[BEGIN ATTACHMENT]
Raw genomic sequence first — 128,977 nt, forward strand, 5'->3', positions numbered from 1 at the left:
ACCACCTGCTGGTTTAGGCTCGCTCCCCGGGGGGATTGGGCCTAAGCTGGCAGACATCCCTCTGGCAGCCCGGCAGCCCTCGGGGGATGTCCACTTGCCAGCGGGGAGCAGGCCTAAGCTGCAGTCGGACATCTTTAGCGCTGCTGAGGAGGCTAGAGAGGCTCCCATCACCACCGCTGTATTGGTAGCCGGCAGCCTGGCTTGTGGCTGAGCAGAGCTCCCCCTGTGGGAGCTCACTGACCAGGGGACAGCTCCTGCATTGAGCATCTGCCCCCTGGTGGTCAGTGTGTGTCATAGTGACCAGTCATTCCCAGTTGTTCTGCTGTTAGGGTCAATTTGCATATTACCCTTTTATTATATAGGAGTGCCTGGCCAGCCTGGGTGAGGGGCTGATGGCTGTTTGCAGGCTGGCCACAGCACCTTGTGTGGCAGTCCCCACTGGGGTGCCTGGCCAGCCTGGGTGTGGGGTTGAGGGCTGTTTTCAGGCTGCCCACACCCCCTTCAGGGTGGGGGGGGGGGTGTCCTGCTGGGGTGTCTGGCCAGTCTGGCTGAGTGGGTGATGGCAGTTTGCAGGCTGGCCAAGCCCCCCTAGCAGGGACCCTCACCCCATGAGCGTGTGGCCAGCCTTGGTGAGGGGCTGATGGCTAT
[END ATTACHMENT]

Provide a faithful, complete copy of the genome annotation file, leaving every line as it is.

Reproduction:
Raw genomic sequence first — 128,977 nt, forward strand, 5'->3', positions numbered from 1 at the left:
ACCACCTGCTGGTTTAGGCTCGCTCCCCGGGGGGATTGGGCCTAAGCTGGCAGACATCCCTCTGGCAGCCCGGCAGCCCTCGGGGGATGTCCACTTGCCAGCGGGGAGCAGGCCTAAGCTGCAGTCGGACATCTTTAGCGCTGCTGAGGAGGCTAGAGAGGCTCCCATCACCACCGCTGTATTGGTAGCCGGCAGCCTGGCTTGTGGCTGAGCAGAGCTCCCCCTGTGGGAGCTCACTGACCAGGGGACAGCTCCTGCATTGAGCATCTGCCCCCTGGTGGTCAGTGTGTGTCATAGTGACCAGTCATTCCCAGTTGTTCTGCTGTTAGGGTCAATTTGCATATTACCCTTTTATTATATAGGAGTGCCTGGCCAGCCTGGGTGAGGGGCTGATGGCTGTTTGCAGGCTGGCCACAGCACCTTGTGTGGCAGTCCCCACTGGGGTGCCTGGCCAGCCTGGGTGTGGGGTTGAGGGCTGTTTTCAGGCTGCCCACACCCCCTTCAGGGTGGGGGGGGGGGTGTCCTGCTGGGGTGTCTGGCCAGTCTGGCTGAGTGGGTGATGGCAGTTTGCAGGCTGGCCAAGCCCCCCTAGCAGGGACCCTCACCCCATGAGCGTGTGGCCAGCCTTGGTGAGGGGCTGATGGCTAT